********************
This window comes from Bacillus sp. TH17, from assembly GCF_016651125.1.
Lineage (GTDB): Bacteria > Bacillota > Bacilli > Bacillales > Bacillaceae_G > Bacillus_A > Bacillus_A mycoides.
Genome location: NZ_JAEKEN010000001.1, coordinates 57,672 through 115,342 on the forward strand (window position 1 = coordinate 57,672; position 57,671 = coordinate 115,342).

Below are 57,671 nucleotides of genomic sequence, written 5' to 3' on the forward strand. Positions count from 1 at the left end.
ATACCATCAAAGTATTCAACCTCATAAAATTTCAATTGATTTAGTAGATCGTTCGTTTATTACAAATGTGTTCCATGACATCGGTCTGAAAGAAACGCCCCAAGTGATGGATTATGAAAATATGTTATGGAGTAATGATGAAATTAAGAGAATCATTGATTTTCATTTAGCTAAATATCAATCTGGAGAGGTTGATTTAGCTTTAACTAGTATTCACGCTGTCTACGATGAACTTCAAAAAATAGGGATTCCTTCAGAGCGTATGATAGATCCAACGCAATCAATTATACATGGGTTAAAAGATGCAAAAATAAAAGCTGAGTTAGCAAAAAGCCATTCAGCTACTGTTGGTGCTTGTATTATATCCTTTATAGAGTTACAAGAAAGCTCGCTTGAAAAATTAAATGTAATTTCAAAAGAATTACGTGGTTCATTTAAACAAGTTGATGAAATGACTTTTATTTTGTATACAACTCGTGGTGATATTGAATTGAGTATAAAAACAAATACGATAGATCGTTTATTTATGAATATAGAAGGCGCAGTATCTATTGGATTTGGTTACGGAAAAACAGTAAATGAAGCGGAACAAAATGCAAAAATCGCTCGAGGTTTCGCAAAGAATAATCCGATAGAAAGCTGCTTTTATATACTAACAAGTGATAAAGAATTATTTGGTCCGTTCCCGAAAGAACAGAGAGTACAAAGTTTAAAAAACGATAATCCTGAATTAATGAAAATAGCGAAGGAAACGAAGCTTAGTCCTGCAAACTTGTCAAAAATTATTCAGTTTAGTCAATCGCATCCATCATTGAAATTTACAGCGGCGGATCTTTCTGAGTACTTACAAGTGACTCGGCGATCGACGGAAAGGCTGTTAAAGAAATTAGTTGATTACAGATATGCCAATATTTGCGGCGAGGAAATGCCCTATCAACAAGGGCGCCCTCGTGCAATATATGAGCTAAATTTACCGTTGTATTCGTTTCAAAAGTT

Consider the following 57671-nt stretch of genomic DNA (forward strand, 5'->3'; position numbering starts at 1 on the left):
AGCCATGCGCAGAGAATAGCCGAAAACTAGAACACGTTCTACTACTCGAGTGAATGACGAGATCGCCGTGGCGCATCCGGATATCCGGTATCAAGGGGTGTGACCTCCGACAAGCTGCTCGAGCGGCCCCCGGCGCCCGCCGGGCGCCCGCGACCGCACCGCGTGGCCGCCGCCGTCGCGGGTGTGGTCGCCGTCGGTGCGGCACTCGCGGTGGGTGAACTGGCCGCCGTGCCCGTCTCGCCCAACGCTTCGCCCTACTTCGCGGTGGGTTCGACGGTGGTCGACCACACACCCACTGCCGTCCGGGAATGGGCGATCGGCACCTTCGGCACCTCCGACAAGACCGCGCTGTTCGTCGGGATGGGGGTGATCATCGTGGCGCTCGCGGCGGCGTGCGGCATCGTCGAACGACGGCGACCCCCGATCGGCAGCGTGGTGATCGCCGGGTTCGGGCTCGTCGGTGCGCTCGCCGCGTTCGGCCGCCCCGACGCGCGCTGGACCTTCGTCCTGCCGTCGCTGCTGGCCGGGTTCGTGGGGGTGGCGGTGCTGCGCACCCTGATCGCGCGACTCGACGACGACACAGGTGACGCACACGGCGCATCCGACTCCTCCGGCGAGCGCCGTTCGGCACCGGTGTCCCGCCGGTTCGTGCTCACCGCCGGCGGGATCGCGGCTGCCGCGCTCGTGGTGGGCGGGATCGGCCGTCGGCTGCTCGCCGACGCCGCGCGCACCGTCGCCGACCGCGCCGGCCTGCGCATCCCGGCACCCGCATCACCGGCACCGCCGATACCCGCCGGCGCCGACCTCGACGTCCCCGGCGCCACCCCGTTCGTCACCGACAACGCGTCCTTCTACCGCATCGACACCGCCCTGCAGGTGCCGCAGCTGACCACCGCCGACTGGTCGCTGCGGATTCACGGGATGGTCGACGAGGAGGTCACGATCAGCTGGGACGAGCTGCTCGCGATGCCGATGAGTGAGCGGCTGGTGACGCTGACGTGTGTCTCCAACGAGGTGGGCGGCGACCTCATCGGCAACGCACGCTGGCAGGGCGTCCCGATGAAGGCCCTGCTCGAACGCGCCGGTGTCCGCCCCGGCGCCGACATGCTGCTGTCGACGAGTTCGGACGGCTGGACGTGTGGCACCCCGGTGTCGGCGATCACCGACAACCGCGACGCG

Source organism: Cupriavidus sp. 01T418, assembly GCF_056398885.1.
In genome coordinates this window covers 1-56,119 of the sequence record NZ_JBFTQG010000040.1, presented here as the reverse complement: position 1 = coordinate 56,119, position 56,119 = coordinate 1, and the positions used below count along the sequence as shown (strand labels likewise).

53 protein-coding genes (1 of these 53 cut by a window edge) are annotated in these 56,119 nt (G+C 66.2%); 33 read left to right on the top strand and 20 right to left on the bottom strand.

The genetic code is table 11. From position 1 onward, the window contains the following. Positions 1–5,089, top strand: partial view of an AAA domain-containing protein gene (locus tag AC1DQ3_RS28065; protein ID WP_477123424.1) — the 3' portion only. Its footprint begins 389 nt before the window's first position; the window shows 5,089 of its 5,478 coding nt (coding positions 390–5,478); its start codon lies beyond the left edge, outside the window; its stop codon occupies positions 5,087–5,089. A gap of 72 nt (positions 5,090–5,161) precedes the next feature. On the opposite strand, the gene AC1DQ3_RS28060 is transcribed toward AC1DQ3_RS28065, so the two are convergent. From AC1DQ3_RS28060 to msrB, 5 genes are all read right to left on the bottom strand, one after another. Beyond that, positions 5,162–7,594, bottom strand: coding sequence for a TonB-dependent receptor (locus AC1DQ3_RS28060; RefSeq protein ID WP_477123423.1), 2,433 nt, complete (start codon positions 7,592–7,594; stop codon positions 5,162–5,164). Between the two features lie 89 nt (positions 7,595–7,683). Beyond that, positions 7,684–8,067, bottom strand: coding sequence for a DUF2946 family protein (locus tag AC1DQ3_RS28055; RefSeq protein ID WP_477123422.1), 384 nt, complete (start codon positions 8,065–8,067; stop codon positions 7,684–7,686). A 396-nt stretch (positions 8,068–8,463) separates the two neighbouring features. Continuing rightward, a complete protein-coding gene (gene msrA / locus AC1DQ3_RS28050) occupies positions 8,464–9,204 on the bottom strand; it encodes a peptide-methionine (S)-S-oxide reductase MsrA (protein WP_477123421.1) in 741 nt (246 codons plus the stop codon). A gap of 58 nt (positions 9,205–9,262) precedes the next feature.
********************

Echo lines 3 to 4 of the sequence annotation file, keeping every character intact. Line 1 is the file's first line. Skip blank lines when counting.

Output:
Genome location: NZ_JAEKEN010000001.1, coordinates 57,672 through 115,342 on the forward strand (window position 1 = coordinate 57,672; position 57,671 = coordinate 115,342).

Below are 57,671 nucleotides of genomic sequence, written 5' to 3' on the forward strand. Positions count from 1 at the left end.